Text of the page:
But why, if man's ideals do not reveal anything outside ourselves, but only indicate what we ourselves should be and do, — why do we speak of devotion to them as religion at all ? I do not covet that word, and disbelieve in all the prevailing forms of religion. I do not begin with any attempt to compromise with them. And yet I am driven to speak of religion, — not indeed in the common way, as of something additional to morality, but of morality as religion.
1 The Preacher.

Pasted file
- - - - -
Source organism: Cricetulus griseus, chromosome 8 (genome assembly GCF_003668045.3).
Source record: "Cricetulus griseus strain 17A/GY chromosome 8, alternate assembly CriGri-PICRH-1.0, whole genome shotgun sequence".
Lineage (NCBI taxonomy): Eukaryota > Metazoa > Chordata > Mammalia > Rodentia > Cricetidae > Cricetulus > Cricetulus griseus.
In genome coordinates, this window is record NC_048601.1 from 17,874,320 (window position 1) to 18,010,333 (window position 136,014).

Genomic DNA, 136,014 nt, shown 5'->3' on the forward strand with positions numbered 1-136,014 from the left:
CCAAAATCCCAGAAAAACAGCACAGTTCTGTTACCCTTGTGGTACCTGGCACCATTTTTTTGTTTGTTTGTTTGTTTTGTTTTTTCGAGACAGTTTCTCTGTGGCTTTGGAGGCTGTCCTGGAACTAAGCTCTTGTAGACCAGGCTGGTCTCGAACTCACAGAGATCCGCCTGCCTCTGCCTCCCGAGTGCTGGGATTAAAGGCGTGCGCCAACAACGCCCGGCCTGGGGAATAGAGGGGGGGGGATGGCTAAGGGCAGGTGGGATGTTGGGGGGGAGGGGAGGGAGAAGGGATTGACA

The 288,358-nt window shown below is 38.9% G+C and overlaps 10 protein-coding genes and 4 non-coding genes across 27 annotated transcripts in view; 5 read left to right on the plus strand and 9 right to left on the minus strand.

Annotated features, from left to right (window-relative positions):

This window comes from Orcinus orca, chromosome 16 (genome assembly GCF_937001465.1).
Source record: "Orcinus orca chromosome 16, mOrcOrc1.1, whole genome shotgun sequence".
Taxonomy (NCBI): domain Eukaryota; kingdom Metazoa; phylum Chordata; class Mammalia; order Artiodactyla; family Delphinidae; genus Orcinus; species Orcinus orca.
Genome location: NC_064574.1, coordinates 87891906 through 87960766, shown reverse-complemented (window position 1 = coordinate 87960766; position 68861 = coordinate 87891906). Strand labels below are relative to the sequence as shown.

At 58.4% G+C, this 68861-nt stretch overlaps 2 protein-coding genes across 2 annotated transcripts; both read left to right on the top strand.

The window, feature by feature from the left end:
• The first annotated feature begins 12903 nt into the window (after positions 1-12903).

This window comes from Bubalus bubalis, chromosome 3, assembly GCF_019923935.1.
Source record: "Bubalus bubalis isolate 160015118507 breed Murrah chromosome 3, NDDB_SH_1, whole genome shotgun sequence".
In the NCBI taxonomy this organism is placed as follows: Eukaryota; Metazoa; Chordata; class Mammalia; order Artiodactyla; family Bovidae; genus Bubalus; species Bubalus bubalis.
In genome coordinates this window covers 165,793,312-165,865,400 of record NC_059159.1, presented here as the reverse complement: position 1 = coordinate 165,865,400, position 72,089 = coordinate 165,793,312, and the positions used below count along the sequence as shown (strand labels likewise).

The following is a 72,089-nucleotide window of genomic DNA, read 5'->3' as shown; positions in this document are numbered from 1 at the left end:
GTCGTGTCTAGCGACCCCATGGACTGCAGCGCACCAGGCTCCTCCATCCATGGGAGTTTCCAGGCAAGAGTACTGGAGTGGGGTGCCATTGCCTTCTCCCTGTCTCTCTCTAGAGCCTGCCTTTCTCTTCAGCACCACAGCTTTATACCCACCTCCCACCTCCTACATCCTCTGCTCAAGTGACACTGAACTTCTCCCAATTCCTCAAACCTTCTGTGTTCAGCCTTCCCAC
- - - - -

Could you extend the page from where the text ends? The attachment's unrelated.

This may be made evident in two ways. Religion from the purely human side might be defined as man's supreme interest: whoever has an absorbing concern may be said to have a religion. We often hear persons spoken of as religiously devoted to some object, religiously faithful in some attention, some regard, some affection. There are those who have memories that are to them a religion, — statesmen to whom the service of their country has been a religion, reformers who give their lives and fortunes in religious devotion to the service of some idea. Those who care for no one thing more than another, who have no enthusiasm, who are listless and cannot be conceived as rising to any height of self-devotion, — these are properly the irreligious people of any time. In vain would the most perfect theory of life and the universe be called a religion, if it could not stir the souls of men, if it could not take hold of life and mould it into higher forms. If morality then, — if the thought of the good becomes supreme over all other thoughts in the minds of any, if it enlists their feelings and masters their life, it is their religion. I believe, indeed, that there is no other thought that wins so instinctive a reverence as this of the good; that conceptions of the Deity and plans for a truer society take deep hold of men only as they in some sense image or embody it. The question whether morality can become a religion for men in general, is the question whether men in general are capable of unselfish admiration; whether they can love the good unmoved by personal fears and hopes, because it is the good, and has an intrinsic charm for them. I do not doubt it. I believe we ordinarily think too meanly of man. The higher nature is in us all: it is not often appealed to, and it is perhaps for this very reason that human life remains on so low a level. Let a new religion arise which should dare to take man at his best, which should summon him to justice and generosity and all nobleness, solely because these are his true and proper life, and I believe the world would be astonished at the answer.